This is Thailand

 |  June 26, 2009

For those of you with any questions regarding Thailand, Thai culture, history, tourism, laws, rules, food, nightlife, sub-cultures, dating; generally anything as long as it is relevant,
we have a panel of three experts who will respond to your enquiries.

1. What happened to prices of things, beer and smokes mainly? And why have they gone up by so much?

Excise tax has been increased. Some call excise tax a ‘sinners’ tax’ as it’s mainly a tax on all the things the government deem as either immoral or bad for your health. It is a tax on products and entertainments that are produced or partaken inside the country. It is still not known, explicitly, why certain products are taxed and others are not. Economist, Adam Smith says, “The motive for the implementation of excise should be nothing more than to curb the pursuit of goods and services harmful to our health and morals.” meanwhile, Samuel Johnson writes, “Excise: A hateful tax levied on commodities, and adjudged not by the common judges of property, but wretches hired by those to whom excise is paid.” Oil has gone up by about 2 baht a litre, Thai smokes by about 10-13 baht a pack, western smokes between 12-15 baht a pack. Large bottles of beer have gone up by 8-12 baht a bottle.

2. When can farang vote in Thailand? Only when they have residency or are there other situations where we can vote? On a different level, if we want to get involved with politics, can we? Surely it wouldn’t harm to have some foreign input. Any ideas other than donning a nice t-shirt and shouting?

You need to become a Thai national in order to vote. This is not easy and has some disadvantages as well as benefits. You no longer have the hassle at immigration, but you are liable for military service; you pay less when going to a National Park, but you have to pass a Thai language test. In my day this meant an interview with the Bangkok Chief of Police which went like this. He (in English) ‘can you speak Thai?’ Me (in English) ‘yes, sir, a little bit.’ He (in English) ‘very good.’ End of interview. I had passed – today I believe it is more difficult. There is nothing to stop you becoming involved in politics and wearing a coloured shirt – but I would strongly advise against it.

Of course you can get involved in Thai politics, but do you really want to? I have lived here for a while, speak and read Thai fluently, have a relative by marriage who is a long-time member of parliament (it doesn’t matter which party), been through at least half a dozen coups, and met governors, ministers, ambassadors, and even former prime ministers, but I really have no good in-depth idea of what is going on. During the last demonstrations in Bangkok I saw a picture of a western man wearing one of the coloured shirts and marching along with the crowd shouting slogans. Before that I saw another foreigner, wearing a different coloured shirt, making a speech during the airport takeover. Maybe they know what’s going on. As for me, I make sure I keep my yellow and red shirts in the closet.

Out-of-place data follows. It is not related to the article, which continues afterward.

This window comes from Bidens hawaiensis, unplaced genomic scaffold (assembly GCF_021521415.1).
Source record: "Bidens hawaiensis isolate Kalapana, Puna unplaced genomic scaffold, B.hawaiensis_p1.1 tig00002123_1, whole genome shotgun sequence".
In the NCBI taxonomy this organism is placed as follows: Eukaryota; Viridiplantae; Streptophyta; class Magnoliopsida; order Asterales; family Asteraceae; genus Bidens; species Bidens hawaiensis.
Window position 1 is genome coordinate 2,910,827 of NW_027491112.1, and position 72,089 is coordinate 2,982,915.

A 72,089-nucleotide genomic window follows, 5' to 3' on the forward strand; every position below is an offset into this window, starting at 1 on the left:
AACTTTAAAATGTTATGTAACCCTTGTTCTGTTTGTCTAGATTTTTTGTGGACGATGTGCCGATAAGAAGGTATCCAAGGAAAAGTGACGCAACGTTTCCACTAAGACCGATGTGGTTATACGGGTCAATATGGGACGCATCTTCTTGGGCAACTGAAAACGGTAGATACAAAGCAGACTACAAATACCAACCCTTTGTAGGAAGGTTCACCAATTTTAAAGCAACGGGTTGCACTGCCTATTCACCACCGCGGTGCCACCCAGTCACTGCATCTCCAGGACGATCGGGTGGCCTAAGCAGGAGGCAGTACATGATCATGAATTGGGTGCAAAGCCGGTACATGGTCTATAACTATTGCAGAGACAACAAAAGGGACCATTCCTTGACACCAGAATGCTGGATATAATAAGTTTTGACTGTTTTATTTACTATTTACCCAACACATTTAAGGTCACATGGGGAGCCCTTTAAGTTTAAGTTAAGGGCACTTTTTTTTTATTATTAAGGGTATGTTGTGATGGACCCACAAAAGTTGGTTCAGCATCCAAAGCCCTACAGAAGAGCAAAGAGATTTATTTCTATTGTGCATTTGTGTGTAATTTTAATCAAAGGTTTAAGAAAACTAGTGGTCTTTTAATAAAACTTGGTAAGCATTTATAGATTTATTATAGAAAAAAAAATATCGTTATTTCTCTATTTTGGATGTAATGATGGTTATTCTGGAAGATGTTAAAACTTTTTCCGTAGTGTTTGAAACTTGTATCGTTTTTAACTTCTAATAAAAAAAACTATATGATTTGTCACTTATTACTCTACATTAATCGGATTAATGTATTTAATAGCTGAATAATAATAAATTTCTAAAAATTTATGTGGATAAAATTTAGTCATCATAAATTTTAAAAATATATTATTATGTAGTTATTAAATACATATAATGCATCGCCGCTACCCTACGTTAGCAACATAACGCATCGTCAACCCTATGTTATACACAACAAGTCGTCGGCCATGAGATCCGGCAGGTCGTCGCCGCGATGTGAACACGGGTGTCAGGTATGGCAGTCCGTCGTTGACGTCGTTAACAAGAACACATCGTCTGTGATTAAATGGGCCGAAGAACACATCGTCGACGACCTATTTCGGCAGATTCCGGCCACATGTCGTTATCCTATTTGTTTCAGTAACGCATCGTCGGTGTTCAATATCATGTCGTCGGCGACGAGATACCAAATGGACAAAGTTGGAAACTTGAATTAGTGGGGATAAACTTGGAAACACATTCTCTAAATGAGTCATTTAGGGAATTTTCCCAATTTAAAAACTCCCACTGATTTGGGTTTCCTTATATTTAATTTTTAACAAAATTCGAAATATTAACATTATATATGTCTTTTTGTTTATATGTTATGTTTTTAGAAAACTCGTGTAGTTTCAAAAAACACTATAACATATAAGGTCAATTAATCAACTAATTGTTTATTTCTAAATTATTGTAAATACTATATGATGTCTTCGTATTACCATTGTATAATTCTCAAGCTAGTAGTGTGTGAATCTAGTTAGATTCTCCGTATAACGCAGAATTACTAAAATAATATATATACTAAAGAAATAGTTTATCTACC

You ask if it wouldn’t harm to have some foreign input into Thai politics. As for national politics, if you have a good understanding of what’s going on here (What does the Privy Council do?), a fluent grasp of the language (Do you know the meaning of the word Phanthamit?), and no fear of spending some time in a Thai jail, then go for it.

3. I need to leave a huge amount of things in storage here for about a year, I can’t find anywhere, do you know of a storage facility?

McCormack Packing has a storage facility in Hang Dong, it may possibly be the only one in the city. They can store large or small quantities for long or short term contracts. Prices vary depending on what you need storing and how it can be stored, generally a 3m x 3m space will cost 1,000 baht a month while a 3m x 6m space will cost 2,000 baht a month. Call Nid at 053 427233.

4. Someone told me that in Thailand there are something like 3 or 4:1 women to eligible men, is that true? If so, well, that’s freaking great!

Birth rates are fairly equal world wide according to CIA Factbook, though when older it seems the girls outnumber the boys, but only very marginally. It’s a fact that more men die during the danger years of 16 – 25. One big reason in Thailand is vehicle accidents, far more men die than women in motorcycle accidents. Men are more boisterous so naturally, unnatural death, is more likely to occur. There’s also the fact that it seems there are a lot of gay men here. In the US the gay out-of-the-closet rate is supposed to be about 2.8% of men, in Thailand it seems – I have no stats – different, any university teacher will tell you that in any class of 30 odd students there are always a couple of gay men. Then there are all those men in the army and monkhood, many of whom were born into poverty and have nowhere else to go. In my not very humble opinion, this is probably the reason it seems there are lots of women for the guys.